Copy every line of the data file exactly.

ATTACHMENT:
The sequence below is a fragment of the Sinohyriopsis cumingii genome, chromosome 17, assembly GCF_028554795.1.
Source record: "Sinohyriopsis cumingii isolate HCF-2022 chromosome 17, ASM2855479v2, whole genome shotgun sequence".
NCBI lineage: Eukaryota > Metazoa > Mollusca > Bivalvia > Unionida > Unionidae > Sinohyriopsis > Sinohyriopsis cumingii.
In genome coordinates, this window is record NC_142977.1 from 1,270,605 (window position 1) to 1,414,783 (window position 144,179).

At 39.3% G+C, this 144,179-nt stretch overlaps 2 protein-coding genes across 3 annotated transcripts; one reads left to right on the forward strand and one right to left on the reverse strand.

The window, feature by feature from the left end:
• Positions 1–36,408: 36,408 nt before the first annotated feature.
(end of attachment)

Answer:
The sequence below is a fragment of the Sinohyriopsis cumingii genome, chromosome 17, assembly GCF_028554795.1.
Source record: "Sinohyriopsis cumingii isolate HCF-2022 chromosome 17, ASM2855479v2, whole genome shotgun sequence".
NCBI lineage: Eukaryota > Metazoa > Mollusca > Bivalvia > Unionida > Unionidae > Sinohyriopsis > Sinohyriopsis cumingii.
In genome coordinates, this window is record NC_142977.1 from 1,270,605 (window position 1) to 1,414,783 (window position 144,179).

At 39.3% G+C, this 144,179-nt stretch overlaps 2 protein-coding genes across 3 annotated transcripts; one reads left to right on the forward strand and one right to left on the reverse strand.

The window, feature by feature from the left end:
• Positions 1–36,408: 36,408 nt before the first annotated feature.